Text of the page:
Two departments in Occitanie are seeing the highest level of Covid cases this winter, as cases rise all over the country. It comes as experts warn people to get booster jabs where possible.
Hautes-Pyrénées and Gard have the highest incidence level, and eight departments in total have an incidence level of more than 500 cases per 100,000 inhabitants.
Level of incidence 876 cases per 100,000 inhabitants. The most affected department in France. Covid patients make up 42% of beds in intensive care. In the department, 80.5% of the population are vaccinated.
Level of incidence, 668 cases per 100,000 inhabitants. 14% of hospital beds are occupied by Covid patients. 77.4% of the population are vaccinated.
Cases rising across France
Covid cases are spreading across the country. The latest figures from Santé Publique France show that 59,008 cases were confirmed in the past seven days. This is a rise of 21% in one week.
The national level of incidence is 522 cases per 100,000 inhabitants, as of November 29.
The rising cases have prompted some authorities to recommend that people start to wear masks again in enclosed public spaces, including public transport.
Should people in France get a Covid booster before Christmas?
With less than three weeks to go until Christmas and four weeks until New Year, experts are advising people in France to get vaccinated before the festivities.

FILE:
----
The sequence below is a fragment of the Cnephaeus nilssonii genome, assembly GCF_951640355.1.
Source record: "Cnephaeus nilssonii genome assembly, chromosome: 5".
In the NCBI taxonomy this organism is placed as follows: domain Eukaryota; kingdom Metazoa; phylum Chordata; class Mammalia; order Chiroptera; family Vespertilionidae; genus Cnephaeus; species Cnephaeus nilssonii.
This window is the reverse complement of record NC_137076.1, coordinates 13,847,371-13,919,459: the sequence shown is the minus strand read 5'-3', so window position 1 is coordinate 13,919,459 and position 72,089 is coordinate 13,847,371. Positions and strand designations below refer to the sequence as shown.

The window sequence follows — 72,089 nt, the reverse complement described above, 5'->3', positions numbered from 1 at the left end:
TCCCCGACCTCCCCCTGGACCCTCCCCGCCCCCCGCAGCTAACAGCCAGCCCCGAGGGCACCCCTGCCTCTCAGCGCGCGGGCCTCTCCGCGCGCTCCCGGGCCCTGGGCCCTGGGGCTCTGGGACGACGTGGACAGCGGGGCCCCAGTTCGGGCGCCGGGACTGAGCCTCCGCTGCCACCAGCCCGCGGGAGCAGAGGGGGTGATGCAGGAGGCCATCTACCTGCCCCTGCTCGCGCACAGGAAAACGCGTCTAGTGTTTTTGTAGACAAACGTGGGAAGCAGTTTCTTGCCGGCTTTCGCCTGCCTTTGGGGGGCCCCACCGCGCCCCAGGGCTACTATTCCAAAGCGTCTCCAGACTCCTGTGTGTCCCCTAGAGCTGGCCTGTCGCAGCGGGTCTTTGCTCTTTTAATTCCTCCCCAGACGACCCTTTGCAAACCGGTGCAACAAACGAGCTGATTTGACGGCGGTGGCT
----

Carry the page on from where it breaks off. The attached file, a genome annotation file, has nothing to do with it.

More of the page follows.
Professor Alain Fischer, immunologist and former head of the government’s vaccination strategy, said: “Christmas or not, getting vaccinated is imperative. Now is really the time.”
Fourth vaccines (second booster doses) are currently open to vulnerable people in France, including people aged 60 or over, elderly care home residents, people with underlying conditions, pregnant women, or those who are immunosuppressed.
People who are in regular contact with these vulnerable groups can also get a booster.
Low takeup of booster jabs
Despite this availability, takeup of boosters has been low. Just two million people have had a booster, of which 1.8 million have received a newer vaccine designed to target the latest variants, said the Health Ministry.
Fewer than one in 10 (9.4%) of people aged 80 or over have received a jab, while just 7.2% of people aged 60-79 have done.
Professor Fischer has said that people should get booster vaccines as soon as they can, especially if their last vaccine was more than six months ago. He recommended that people have a vaccine at least eight days before planning to meet up with their loved ones, to ensure the greatest coverage.
Patrick Pelloux, president of the Association des médecins urgentistes de France, told BMFTV that “protecting yourself is to protect others”.
Both doctors said that continuing to test if you have Covid symptoms is also a good idea if you are planning to see vulnerable family members for Christmas.
Government spokesperson and former Health Minister Olivier Véran urged people to take up the offer of a booster if they can. He said that he regretted that “only 20% of people were ‘up to date’” on their vaccinations, even though the country is at the peak of the flu season, and a Covid rebound.